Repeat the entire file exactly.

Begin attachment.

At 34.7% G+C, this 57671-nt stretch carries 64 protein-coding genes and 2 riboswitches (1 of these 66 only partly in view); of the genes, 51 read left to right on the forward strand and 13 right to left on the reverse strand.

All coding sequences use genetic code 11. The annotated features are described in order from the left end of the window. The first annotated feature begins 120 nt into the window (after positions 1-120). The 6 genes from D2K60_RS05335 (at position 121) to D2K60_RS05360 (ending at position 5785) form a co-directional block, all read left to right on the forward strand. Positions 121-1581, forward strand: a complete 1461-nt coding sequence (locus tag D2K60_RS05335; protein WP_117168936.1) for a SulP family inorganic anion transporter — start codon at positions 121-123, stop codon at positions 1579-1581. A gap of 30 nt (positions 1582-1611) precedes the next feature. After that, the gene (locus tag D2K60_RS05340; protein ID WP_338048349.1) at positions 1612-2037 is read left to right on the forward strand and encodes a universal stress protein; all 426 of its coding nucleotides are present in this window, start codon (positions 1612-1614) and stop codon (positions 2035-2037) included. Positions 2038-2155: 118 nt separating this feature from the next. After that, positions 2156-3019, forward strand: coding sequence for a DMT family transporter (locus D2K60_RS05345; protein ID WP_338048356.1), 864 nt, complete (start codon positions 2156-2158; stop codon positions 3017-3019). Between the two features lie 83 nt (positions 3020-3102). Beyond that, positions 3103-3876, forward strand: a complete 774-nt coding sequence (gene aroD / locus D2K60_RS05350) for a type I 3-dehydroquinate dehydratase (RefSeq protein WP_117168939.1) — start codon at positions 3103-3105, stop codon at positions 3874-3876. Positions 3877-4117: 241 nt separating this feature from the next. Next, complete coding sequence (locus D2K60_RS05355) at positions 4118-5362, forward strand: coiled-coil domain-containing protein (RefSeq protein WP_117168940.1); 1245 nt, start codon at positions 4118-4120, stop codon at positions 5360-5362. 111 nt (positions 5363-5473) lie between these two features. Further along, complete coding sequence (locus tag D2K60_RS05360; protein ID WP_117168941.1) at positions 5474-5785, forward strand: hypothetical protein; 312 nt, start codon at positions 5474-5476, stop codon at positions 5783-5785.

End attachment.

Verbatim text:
At 34.7% G+C, this 57671-nt stretch carries 64 protein-coding genes and 2 riboswitches (1 of these 66 only partly in view); of the genes, 51 read left to right on the forward strand and 13 right to left on the reverse strand.

All coding sequences use genetic code 11. The annotated features are described in order from the left end of the window. The first annotated feature begins 120 nt into the window (after positions 1-120). The 6 genes from D2K60_RS05335 (at position 121) to D2K60_RS05360 (ending at position 5785) form a co-directional block, all read left to right on the forward strand. Positions 121-1581, forward strand: a complete 1461-nt coding sequence (locus tag D2K60_RS05335; protein WP_117168936.1) for a SulP family inorganic anion transporter — start codon at positions 121-123, stop codon at positions 1579-1581. A gap of 30 nt (positions 1582-1611) precedes the next feature. After that, the gene (locus tag D2K60_RS05340; protein ID WP_338048349.1) at positions 1612-2037 is read left to right on the forward strand and encodes a universal stress protein; all 426 of its coding nucleotides are present in this window, start codon (positions 1612-1614) and stop codon (positions 2035-2037) included. Positions 2038-2155: 118 nt separating this feature from the next. After that, positions 2156-3019, forward strand: coding sequence for a DMT family transporter (locus D2K60_RS05345; protein ID WP_338048356.1), 864 nt, complete (start codon positions 2156-2158; stop codon positions 3017-3019). Between the two features lie 83 nt (positions 3020-3102). Beyond that, positions 3103-3876, forward strand: a complete 774-nt coding sequence (gene aroD / locus D2K60_RS05350) for a type I 3-dehydroquinate dehydratase (RefSeq protein WP_117168939.1) — start codon at positions 3103-3105, stop codon at positions 3874-3876. Positions 3877-4117: 241 nt separating this feature from the next. Next, complete coding sequence (locus D2K60_RS05355) at positions 4118-5362, forward strand: coiled-coil domain-containing protein (RefSeq protein WP_117168940.1); 1245 nt, start codon at positions 4118-4120, stop codon at positions 5360-5362. 111 nt (positions 5363-5473) lie between these two features. Further along, complete coding sequence (locus tag D2K60_RS05360; protein ID WP_117168941.1) at positions 5474-5785, forward strand: hypothetical protein; 312 nt, start codon at positions 5474-5476, stop codon at positions 5783-5785.